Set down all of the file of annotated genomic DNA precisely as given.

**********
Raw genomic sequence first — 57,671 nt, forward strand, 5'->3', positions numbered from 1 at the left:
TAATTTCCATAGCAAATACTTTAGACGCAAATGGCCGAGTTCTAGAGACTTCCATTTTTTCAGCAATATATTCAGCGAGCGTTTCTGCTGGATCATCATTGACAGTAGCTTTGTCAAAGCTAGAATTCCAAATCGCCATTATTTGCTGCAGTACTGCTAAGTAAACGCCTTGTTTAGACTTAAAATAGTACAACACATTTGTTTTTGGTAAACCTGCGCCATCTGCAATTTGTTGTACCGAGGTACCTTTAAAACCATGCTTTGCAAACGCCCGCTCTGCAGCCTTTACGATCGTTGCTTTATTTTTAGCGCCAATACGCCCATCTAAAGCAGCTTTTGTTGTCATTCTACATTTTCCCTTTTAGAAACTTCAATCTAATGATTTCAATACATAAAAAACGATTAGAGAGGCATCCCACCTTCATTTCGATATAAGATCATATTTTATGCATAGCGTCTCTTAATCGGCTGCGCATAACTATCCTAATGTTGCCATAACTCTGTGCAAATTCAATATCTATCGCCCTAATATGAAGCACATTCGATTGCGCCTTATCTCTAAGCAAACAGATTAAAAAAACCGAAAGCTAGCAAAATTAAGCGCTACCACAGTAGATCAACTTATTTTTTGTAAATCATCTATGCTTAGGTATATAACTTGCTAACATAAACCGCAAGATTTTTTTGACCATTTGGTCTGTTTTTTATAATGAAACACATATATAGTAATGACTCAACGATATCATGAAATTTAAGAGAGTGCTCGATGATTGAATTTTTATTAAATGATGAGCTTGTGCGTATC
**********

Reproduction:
Raw genomic sequence first — 57,671 nt, forward strand, 5'->3', positions numbered from 1 at the left:
TAATTTCCATAGCAAATACTTTAGACGCAAATGGCCGAGTTCTAGAGACTTCCATTTTTTCAGCAATATATTCAGCGAGCGTTTCTGCTGGATCATCATTGACAGTAGCTTTGTCAAAGCTAGAATTCCAAATCGCCATTATTTGCTGCAGTACTGCTAAGTAAACGCCTTGTTTAGACTTAAAATAGTACAACACATTTGTTTTTGGTAAACCTGCGCCATCTGCAATTTGTTGTACCGAGGTACCTTTAAAACCATGCTTTGCAAACGCCCGCTCTGCAGCCTTTACGATCGTTGCTTTATTTTTAGCGCCAATACGCCCATCTAAAGCAGCTTTTGTTGTCATTCTACATTTTCCCTTTTAGAAACTTCAATCTAATGATTTCAATACATAAAAAACGATTAGAGAGGCATCCCACCTTCATTTCGATATAAGATCATATTTTATGCATAGCGTCTCTTAATCGGCTGCGCATAACTATCCTAATGTTGCCATAACTCTGTGCAAATTCAATATCTATCGCCCTAATATGAAGCACATTCGATTGCGCCTTATCTCTAAGCAAACAGATTAAAAAAACCGAAAGCTAGCAAAATTAAGCGCTACCACAGTAGATCAACTTATTTTTTGTAAATCATCTATGCTTAGGTATATAACTTGCTAACATAAACCGCAAGATTTTTTTGACCATTTGGTCTGTTTTTTATAATGAAACACATATATAGTAATGACTCAACGATATCATGAAATTTAAGAGAGTGCTCGATGATTGAATTTTTATTAAATGATGAGCTTGTGCGTATC